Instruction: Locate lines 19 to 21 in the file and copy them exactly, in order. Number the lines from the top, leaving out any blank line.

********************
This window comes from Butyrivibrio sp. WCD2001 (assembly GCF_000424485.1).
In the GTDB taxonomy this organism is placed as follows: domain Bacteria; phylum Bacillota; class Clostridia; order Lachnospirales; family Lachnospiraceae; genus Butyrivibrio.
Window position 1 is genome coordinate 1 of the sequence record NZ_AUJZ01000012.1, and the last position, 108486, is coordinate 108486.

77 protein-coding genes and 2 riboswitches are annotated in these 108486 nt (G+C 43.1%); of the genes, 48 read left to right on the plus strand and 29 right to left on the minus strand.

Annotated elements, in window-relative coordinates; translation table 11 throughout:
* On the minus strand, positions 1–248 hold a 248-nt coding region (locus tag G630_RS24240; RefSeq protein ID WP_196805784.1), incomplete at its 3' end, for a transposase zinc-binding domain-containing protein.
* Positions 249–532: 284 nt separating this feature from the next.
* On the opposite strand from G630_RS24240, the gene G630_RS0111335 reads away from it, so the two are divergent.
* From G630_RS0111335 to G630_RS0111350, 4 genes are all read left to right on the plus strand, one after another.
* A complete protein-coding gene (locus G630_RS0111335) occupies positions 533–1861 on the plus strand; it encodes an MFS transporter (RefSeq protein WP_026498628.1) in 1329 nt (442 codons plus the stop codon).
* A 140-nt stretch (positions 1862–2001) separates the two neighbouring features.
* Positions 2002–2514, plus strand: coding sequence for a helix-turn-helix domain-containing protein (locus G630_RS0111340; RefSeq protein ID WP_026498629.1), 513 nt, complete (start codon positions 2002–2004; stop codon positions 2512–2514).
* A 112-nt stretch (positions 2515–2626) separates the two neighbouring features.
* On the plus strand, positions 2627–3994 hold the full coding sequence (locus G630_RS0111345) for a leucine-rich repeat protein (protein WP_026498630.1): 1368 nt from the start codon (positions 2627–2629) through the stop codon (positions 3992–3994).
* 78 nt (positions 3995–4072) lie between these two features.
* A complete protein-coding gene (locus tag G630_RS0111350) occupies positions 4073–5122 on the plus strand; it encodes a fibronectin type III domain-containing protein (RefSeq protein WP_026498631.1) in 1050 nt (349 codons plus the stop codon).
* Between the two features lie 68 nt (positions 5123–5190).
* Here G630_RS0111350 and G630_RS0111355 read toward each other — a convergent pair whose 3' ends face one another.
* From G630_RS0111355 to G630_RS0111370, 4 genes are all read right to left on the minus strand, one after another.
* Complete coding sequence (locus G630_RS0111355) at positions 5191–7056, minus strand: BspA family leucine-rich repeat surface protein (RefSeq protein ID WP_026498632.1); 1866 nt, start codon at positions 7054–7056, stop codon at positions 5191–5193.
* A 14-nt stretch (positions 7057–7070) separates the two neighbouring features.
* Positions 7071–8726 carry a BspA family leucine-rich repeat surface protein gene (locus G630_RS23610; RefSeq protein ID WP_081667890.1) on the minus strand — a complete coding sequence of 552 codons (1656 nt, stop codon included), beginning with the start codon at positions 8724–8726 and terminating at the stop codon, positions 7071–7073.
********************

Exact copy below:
* From G630_RS0111355 to G630_RS0111370, 4 genes are all read right to left on the minus strand, one after another.
* Complete coding sequence (locus G630_RS0111355) at positions 5191–7056, minus strand: BspA family leucine-rich repeat surface protein (RefSeq protein ID WP_026498632.1); 1866 nt, start codon at positions 7054–7056, stop codon at positions 5191–5193.
* A 14-nt stretch (positions 7057–7070) separates the two neighbouring features.